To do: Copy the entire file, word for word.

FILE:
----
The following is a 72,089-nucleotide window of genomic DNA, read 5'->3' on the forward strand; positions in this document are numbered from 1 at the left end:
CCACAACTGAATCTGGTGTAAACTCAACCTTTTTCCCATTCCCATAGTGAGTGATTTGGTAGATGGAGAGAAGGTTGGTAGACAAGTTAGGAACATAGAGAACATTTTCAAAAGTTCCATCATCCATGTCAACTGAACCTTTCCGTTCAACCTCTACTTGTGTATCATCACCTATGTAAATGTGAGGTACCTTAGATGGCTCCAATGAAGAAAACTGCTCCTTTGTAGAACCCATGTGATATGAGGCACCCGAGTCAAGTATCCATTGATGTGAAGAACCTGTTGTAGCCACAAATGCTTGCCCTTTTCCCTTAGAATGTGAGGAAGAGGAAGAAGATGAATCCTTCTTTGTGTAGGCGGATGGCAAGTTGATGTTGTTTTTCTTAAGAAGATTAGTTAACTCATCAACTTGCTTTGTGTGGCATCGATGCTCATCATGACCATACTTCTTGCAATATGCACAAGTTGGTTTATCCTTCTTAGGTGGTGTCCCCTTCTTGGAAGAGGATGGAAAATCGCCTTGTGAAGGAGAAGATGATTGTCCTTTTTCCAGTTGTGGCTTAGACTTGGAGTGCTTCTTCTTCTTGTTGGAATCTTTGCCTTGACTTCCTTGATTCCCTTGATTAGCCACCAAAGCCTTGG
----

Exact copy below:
The following is a 72,089-nucleotide window of genomic DNA, read 5'->3' on the forward strand; positions in this document are numbered from 1 at the left end:
CCACAACTGAATCTGGTGTAAACTCAACCTTTTTCCCATTCCCATAGTGAGTGATTTGGTAGATGGAGAGAAGGTTGGTAGACAAGTTAGGAACATAGAGAACATTTTCAAAAGTTCCATCATCCATGTCAACTGAACCTTTCCGTTCAACCTCTACTTGTGTATCATCACCTATGTAAATGTGAGGTACCTTAGATGGCTCCAATGAAGAAAACTGCTCCTTTGTAGAACCCATGTGATATGAGGCACCCGAGTCAAGTATCCATTGATGTGAAGAACCTGTTGTAGCCACAAATGCTTGCCCTTTTCCCTTAGAATGTGAGGAAGAGGAAGAAGATGAATCCTTCTTTGTGTAGGCGGATGGCAAGTTGATGTTGTTTTTCTTAAGAAGATTAGTTAACTCATCAACTTGCTTTGTGTGGCATCGATGCTCATCATGACCATACTTCTTGCAATATGCACAAGTTGGTTTATCCTTCTTAGGTGGTGTCCCCTTCTTGGAAGAGGATGGAAAATCGCCTTGTGAAGGAGAAGATGATTGTCCTTTTTCCAGTTGTGGCTTAGACTTGGAGTGCTTCTTCTTCTTGTTGGAATCTTTGCCTTGACTTCCTTGATTCCCTTGATTAGCCACCAAAGCCTTGG